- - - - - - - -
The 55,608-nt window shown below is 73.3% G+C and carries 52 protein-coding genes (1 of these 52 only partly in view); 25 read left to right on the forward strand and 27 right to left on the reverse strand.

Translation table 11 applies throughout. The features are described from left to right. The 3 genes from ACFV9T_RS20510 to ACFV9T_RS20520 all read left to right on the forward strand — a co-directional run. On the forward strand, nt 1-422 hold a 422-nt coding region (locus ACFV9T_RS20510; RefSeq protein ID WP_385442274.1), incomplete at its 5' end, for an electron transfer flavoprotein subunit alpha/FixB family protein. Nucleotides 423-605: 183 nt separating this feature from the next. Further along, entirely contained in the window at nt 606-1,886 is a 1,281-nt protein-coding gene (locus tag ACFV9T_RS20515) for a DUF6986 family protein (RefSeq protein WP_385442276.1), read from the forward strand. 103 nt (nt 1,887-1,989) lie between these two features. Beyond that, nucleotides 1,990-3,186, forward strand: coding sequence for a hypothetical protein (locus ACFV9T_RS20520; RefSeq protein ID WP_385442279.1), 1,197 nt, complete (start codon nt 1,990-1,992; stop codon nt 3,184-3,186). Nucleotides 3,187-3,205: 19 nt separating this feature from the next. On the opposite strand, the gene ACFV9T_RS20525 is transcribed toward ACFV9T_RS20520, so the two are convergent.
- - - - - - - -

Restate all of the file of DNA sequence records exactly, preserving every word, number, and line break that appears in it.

The 55,608-nt window shown below is 73.3% G+C and carries 52 protein-coding genes (1 of these 52 only partly in view); 25 read left to right on the forward strand and 27 right to left on the reverse strand.

Translation table 11 applies throughout. The features are described from left to right. The 3 genes from ACFV9T_RS20510 to ACFV9T_RS20520 all read left to right on the forward strand — a co-directional run. On the forward strand, nt 1-422 hold a 422-nt coding region (locus ACFV9T_RS20510; RefSeq protein ID WP_385442274.1), incomplete at its 5' end, for an electron transfer flavoprotein subunit alpha/FixB family protein. Nucleotides 423-605: 183 nt separating this feature from the next. Further along, entirely contained in the window at nt 606-1,886 is a 1,281-nt protein-coding gene (locus tag ACFV9T_RS20515) for a DUF6986 family protein (RefSeq protein WP_385442276.1), read from the forward strand. 103 nt (nt 1,887-1,989) lie between these two features. Beyond that, nucleotides 1,990-3,186, forward strand: coding sequence for a hypothetical protein (locus ACFV9T_RS20520; RefSeq protein ID WP_385442279.1), 1,197 nt, complete (start codon nt 1,990-1,992; stop codon nt 3,184-3,186). Nucleotides 3,187-3,205: 19 nt separating this feature from the next. On the opposite strand, the gene ACFV9T_RS20525 is transcribed toward ACFV9T_RS20520, so the two are convergent.